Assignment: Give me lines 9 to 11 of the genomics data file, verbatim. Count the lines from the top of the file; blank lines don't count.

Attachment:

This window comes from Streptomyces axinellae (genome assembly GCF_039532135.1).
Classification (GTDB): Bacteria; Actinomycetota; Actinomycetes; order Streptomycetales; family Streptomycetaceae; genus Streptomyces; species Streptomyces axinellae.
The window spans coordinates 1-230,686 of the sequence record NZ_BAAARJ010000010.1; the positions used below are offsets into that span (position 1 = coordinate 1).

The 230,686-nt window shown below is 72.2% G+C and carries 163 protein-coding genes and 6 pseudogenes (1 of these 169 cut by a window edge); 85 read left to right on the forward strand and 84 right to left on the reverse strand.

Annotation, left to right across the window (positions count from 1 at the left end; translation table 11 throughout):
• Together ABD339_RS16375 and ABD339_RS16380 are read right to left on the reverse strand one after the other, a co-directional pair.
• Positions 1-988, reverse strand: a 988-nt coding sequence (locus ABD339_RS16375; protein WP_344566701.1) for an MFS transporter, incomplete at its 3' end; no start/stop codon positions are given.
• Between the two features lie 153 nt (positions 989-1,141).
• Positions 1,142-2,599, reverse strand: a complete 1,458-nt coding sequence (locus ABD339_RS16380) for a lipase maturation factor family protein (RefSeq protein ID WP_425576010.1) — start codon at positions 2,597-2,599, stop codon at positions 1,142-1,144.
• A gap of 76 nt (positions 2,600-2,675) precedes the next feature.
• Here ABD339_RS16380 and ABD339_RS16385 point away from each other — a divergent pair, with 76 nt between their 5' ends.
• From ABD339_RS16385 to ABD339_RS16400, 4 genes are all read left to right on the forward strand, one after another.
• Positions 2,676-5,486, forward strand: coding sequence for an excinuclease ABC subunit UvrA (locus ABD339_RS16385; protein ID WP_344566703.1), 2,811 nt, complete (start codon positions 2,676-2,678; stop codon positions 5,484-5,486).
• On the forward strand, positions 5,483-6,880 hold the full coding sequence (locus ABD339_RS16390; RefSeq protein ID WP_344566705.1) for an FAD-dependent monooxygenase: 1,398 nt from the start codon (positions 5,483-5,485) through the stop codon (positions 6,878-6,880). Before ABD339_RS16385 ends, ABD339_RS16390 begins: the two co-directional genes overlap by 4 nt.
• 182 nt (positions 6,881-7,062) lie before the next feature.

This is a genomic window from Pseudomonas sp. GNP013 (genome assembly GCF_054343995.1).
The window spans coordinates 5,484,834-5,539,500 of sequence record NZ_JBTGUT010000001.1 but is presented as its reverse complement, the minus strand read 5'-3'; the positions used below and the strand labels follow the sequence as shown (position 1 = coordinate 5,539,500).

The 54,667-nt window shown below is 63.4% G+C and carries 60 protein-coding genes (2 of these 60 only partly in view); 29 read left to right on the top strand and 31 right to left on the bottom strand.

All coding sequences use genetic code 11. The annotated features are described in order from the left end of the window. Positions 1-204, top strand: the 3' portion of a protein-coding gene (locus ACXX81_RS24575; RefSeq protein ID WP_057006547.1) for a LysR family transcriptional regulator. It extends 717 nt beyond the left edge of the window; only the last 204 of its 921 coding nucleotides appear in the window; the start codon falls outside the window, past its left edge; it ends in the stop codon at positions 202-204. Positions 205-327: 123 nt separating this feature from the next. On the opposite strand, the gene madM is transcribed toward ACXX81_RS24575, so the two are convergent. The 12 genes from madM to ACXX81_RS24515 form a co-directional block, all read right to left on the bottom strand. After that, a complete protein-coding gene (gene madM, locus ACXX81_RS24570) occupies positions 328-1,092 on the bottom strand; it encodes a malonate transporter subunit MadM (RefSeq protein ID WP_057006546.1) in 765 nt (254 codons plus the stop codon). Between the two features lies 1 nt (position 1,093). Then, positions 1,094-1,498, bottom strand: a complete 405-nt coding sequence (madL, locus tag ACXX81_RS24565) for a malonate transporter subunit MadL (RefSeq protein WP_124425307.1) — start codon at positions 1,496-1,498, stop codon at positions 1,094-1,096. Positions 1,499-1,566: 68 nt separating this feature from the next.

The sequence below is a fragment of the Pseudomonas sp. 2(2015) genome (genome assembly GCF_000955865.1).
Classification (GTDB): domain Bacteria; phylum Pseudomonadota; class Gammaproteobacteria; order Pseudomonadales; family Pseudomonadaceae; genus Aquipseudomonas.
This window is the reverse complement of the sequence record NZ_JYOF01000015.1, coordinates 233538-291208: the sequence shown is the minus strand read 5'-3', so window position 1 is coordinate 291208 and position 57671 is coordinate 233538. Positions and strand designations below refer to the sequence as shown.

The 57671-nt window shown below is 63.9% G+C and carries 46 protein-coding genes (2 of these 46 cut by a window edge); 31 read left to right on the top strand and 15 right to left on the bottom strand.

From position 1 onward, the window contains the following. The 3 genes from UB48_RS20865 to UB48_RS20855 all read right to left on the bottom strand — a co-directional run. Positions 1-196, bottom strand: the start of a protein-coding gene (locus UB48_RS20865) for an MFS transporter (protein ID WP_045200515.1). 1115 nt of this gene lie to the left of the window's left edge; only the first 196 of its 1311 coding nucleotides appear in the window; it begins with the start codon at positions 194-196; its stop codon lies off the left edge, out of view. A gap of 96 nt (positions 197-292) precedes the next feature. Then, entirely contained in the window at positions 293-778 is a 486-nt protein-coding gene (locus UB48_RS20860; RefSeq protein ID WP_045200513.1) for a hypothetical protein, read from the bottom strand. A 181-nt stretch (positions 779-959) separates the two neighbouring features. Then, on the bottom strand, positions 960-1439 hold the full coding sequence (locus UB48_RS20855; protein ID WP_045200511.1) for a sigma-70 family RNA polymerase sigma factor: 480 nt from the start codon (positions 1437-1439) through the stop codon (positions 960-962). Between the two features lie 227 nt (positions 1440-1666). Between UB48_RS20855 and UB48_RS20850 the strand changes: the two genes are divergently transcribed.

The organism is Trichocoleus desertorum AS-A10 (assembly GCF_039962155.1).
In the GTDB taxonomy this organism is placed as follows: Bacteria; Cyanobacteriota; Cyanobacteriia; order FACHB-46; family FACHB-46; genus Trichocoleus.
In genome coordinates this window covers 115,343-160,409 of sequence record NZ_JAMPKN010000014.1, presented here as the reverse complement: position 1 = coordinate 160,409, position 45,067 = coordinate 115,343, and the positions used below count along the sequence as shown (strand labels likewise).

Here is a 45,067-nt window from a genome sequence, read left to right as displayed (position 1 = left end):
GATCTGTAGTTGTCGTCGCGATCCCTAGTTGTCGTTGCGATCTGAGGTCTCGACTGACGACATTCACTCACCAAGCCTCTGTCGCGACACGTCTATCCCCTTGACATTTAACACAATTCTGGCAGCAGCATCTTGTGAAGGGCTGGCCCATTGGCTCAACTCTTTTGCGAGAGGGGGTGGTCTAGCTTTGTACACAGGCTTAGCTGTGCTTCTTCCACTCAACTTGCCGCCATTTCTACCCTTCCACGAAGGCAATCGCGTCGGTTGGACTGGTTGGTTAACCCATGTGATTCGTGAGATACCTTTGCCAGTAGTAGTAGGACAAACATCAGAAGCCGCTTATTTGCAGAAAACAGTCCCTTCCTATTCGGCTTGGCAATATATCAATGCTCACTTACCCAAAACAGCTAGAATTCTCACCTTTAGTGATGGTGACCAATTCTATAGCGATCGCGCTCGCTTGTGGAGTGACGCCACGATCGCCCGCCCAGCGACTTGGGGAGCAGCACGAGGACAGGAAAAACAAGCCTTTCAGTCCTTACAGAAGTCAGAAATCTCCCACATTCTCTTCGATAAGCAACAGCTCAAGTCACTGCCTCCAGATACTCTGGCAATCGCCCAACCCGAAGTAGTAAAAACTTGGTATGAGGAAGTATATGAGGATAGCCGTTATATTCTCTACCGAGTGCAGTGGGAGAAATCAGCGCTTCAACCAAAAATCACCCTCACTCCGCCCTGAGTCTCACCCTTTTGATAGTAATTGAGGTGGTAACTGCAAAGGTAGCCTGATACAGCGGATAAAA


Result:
• Positions 1,142-2,599, reverse strand: a complete 1,458-nt coding sequence (locus ABD339_RS16380) for a lipase maturation factor family protein (RefSeq protein ID WP_425576010.1) — start codon at positions 2,597-2,599, stop codon at positions 1,142-1,144.
• A gap of 76 nt (positions 2,600-2,675) precedes the next feature.
• Here ABD339_RS16380 and ABD339_RS16385 point away from each other — a divergent pair, with 76 nt between their 5' ends.